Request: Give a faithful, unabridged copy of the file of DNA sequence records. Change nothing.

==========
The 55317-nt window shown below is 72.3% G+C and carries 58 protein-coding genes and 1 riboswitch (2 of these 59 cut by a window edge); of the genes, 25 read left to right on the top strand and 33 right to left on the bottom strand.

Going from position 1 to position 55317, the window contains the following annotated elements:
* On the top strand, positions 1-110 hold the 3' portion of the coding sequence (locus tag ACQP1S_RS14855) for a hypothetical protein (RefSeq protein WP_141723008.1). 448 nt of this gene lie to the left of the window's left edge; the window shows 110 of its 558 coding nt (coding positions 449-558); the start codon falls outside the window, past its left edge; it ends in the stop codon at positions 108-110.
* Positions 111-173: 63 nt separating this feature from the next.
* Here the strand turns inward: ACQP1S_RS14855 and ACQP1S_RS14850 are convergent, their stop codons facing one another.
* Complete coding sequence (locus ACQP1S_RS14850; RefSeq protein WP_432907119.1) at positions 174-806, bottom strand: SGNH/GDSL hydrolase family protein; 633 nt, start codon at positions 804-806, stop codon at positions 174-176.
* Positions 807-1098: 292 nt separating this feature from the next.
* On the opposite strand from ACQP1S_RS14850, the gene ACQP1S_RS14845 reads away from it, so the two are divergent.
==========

The 55317-nt window shown below is 72.3% G+C and carries 58 protein-coding genes and 1 riboswitch (2 of these 59 cut by a window edge); of the genes, 25 read left to right on the top strand and 33 right to left on the bottom strand.

Going from position 1 to position 55317, the window contains the following annotated elements:
* On the top strand, positions 1-110 hold the 3' portion of the coding sequence (locus tag ACQP1S_RS14855) for a hypothetical protein (RefSeq protein WP_141723008.1). 448 nt of this gene lie to the left of the window's left edge; the window shows 110 of its 558 coding nt (coding positions 449-558); the start codon falls outside the window, past its left edge; it ends in the stop codon at positions 108-110.
* Positions 111-173: 63 nt separating this feature from the next.
* Here the strand turns inward: ACQP1S_RS14855 and ACQP1S_RS14850 are convergent, their stop codons facing one another.
* Complete coding sequence (locus ACQP1S_RS14850; RefSeq protein WP_432907119.1) at positions 174-806, bottom strand: SGNH/GDSL hydrolase family protein; 633 nt, start codon at positions 804-806, stop codon at positions 174-176.
* Positions 807-1098: 292 nt separating this feature from the next.
* On the opposite strand from ACQP1S_RS14850, the gene ACQP1S_RS14845 reads away from it, so the two are divergent.